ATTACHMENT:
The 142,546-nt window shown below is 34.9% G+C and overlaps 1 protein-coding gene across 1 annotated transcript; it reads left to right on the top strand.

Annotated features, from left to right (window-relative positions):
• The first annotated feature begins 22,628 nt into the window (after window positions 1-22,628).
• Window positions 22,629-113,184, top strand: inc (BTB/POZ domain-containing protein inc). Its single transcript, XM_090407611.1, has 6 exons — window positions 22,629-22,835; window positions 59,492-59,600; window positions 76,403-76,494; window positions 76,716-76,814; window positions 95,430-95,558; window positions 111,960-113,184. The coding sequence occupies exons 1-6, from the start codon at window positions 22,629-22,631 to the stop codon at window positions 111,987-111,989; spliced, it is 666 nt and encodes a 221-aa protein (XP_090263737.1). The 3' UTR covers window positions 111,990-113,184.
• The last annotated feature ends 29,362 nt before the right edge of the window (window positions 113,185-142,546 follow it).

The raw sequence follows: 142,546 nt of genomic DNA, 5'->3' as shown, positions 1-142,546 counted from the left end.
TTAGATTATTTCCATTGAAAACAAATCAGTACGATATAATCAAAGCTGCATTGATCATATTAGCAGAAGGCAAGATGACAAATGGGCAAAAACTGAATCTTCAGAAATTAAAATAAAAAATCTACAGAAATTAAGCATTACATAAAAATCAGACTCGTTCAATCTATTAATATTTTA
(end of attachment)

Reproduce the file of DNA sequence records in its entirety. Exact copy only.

The 142,546-nt window shown below is 34.9% G+C and overlaps 1 protein-coding gene across 1 annotated transcript; it reads left to right on the top strand.

Annotated features, from left to right (window-relative positions):
• The first annotated feature begins 22,628 nt into the window (after window positions 1-22,628).
• Window positions 22,629-113,184, top strand: inc (BTB/POZ domain-containing protein inc). Its single transcript, XM_090407611.1, has 6 exons — window positions 22,629-22,835; window positions 59,492-59,600; window positions 76,403-76,494; window positions 76,716-76,814; window positions 95,430-95,558; window positions 111,960-113,184. The coding sequence occupies exons 1-6, from the start codon at window positions 22,629-22,631 to the stop codon at window positions 111,987-111,989; spliced, it is 666 nt and encodes a 221-aa protein (XP_090263737.1). The 3' UTR covers window positions 111,990-113,184.
• The last annotated feature ends 29,362 nt before the right edge of the window (window positions 113,185-142,546 follow it).

The raw sequence follows: 142,546 nt of genomic DNA, 5'->3' as shown, positions 1-142,546 counted from the left end.
TTAGATTATTTCCATTGAAAACAAATCAGTACGATATAATCAAAGCTGCATTGATCATATTAGCAGAAGGCAAGATGACAAATGGGCAAAAACTGAATCTTCAGAAATTAAAATAAAAAATCTACAGAAATTAAGCATTACATAAAAATCAGACTCGTTCAATCTATTAATATTTTA